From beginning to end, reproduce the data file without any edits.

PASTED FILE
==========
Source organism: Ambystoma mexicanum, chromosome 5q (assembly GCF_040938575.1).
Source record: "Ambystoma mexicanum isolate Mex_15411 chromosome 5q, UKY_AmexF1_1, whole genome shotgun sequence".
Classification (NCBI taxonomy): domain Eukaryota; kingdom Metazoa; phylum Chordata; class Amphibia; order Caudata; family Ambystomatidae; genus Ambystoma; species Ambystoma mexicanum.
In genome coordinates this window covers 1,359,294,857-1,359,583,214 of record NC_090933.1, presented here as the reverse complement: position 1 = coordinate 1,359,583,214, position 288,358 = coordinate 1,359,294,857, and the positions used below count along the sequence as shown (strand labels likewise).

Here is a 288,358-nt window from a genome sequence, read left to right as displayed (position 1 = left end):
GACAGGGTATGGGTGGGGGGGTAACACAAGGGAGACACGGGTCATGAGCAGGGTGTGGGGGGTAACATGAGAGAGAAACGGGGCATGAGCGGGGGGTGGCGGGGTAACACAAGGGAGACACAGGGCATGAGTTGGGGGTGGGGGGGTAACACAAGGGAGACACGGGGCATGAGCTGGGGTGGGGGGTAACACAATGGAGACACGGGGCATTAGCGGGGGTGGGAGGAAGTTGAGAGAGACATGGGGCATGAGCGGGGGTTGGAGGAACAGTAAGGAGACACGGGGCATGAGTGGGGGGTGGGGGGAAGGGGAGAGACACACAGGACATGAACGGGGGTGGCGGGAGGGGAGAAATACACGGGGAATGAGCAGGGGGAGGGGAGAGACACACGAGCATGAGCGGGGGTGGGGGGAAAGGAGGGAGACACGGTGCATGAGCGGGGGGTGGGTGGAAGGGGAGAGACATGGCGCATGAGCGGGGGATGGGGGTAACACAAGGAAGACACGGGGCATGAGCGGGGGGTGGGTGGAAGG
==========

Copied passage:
Source organism: Ambystoma mexicanum, chromosome 5q (assembly GCF_040938575.1).
Source record: "Ambystoma mexicanum isolate Mex_15411 chromosome 5q, UKY_AmexF1_1, whole genome shotgun sequence".
Classification (NCBI taxonomy): domain Eukaryota; kingdom Metazoa; phylum Chordata; class Amphibia; order Caudata; family Ambystomatidae; genus Ambystoma; species Ambystoma mexicanum.
In genome coordinates this window covers 1,359,294,857-1,359,583,214 of record NC_090933.1, presented here as the reverse complement: position 1 = coordinate 1,359,583,214, position 288,358 = coordinate 1,359,294,857, and the positions used below count along the sequence as shown (strand labels likewise).

Here is a 288,358-nt window from a genome sequence, read left to right as displayed (position 1 = left end):
GACAGGGTATGGGTGGGGGGGTAACACAAGGGAGACACGGGTCATGAGCAGGGTGTGGGGGGTAACATGAGAGAGAAACGGGGCATGAGCGGGGGGTGGCGGGGTAACACAAGGGAGACACAGGGCATGAGTTGGGGGTGGGGGGGTAACACAAGGGAGACACGGGGCATGAGCTGGGGTGGGGGGTAACACAATGGAGACACGGGGCATTAGCGGGGGTGGGAGGAAGTTGAGAGAGACATGGGGCATGAGCGGGGGTTGGAGGAACAGTAAGGAGACACGGGGCATGAGTGGGGGGTGGGGGGAAGGGGAGAGACACACAGGACATGAACGGGGGTGGCGGGAGGGGAGAAATACACGGGGAATGAGCAGGGGGAGGGGAGAGACACACGAGCATGAGCGGGGGTGGGGGGAAAGGAGGGAGACACGGTGCATGAGCGGGGGGTGGGTGGAAGGGGAGAGACATGGCGCATGAGCGGGGGATGGGGGTAACACAAGGAAGACACGGGGCATGAGCGGGGGGTGGGTGGAAGG